The traditional narrative around online/over-the-top video is that it will incent cord-cutting and cord-nevering. But now, in a twist, instead of a looming battle between OTT and pay-TV, it could well be that we're on the brink of a new era of cooperation between the two, which could have profound implications for everyone in the video ecosystem.
Stepping back for a moment, pay-TV operators have always been in the business of improving the delivery of available video and packaging it into bundles. Initially operators distributed broadcast channels and then in the 70's and 80's, with the advent of satellite delivery, operators began bundling "cable" channels as well (e.g. ESPN, MTV, CNN, USA, etc.).
Now let's flash forward to today. Broadband delivery has created an entirely new way of connecting content providers directly with their audiences. At the NewFronts, a diverse range of content providers showed off a slew of originals, which was of course, just the tip of the iceberg in terms of the overall volume of original video being created these days (as a paid service, Netflix, the biggest player in online originals, was not even at the NewFronts).
These originals are now finding their way into the living room, the traditional province of pay-TV operators; research from Tremor Video last week indicated 83 million Americans now watch video via connected TVs. And as IAB's latest research showed, for some viewers, online originals are already preferred to certain TV genres.
In this context, a smart pay-TV operator has to ask - should it start to selectively bundle online video "channels" alongside broadcast/cable channels? In fact, the ball has already started rolling on this as 4 different cable operators have struck deals to carry Netflix recently. Hulu is likely next given that its new CEO, Mike Hopkins, was formerly Fox's top distribution executive (and therefore knows all about how to cut deals with pay-TV operators).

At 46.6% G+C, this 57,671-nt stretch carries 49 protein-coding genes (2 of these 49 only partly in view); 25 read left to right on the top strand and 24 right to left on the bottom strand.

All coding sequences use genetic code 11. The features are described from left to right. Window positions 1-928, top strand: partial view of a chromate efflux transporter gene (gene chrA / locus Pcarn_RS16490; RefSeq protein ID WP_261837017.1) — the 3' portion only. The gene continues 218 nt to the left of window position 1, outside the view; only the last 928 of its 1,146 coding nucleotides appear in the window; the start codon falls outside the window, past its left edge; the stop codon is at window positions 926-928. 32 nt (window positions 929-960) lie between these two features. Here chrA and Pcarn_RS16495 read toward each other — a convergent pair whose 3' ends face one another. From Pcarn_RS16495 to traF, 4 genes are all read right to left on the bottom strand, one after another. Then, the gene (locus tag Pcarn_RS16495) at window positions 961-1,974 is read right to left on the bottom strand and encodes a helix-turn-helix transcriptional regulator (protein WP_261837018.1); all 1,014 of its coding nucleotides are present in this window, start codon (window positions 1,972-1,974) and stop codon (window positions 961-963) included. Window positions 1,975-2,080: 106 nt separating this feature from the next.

There's a case to be made that pay-TV operators should be far more aggressive in bringing online video into their experiences. Recent research from Amdocs revealed that 66% of respondents would like a service that aggregates all video, and 40% would be willing to pay more for it (76% of cord-cutters said they'd reconsider re-subscribing if an integrated video service existed).
Pay-TV operators wouldn't carry OTT content as conventional linear channels, but rather in on-demand only format which would reduce the expense of offering them. One challenge is how to actually deliver OTT content into the home, short of duplicating it onto incumbent VOD systems, a costly approach. This is where partnerships with companies such as TiVo, ActiveVideo and the ongoing deployment of hybrid IP set-top boxes like Comcast's X1 - all of which help meld traditional and IP delivery - would be critical. On the backend, recent deals like the one between Kaltura and Tvinci are premised on a merged world between linear/pay-TV and on-demand/OTT.
In a sense, online video content is just another source of programming for pay-TV operators - the "third wave" following broadcast and cable. Operators could probably negotiate very favorable deals with eager online video providers, so their negotiating position with powerful media companies that own broadcast/cable channels could improve as a result. Importantly, operators would also better serve subscribers with kids, millennials and those who value online alternatives. Finally, the well-known brand names of many online providers could be leveraged in promotions to new subscribers.
The NewFronts underscored how much energy and investment is going into creating a parallel universe of online originals. But instead of this world of content being disruptive to pay-TV operators as many have thought, in the long-run, it may just end up being very complimentary.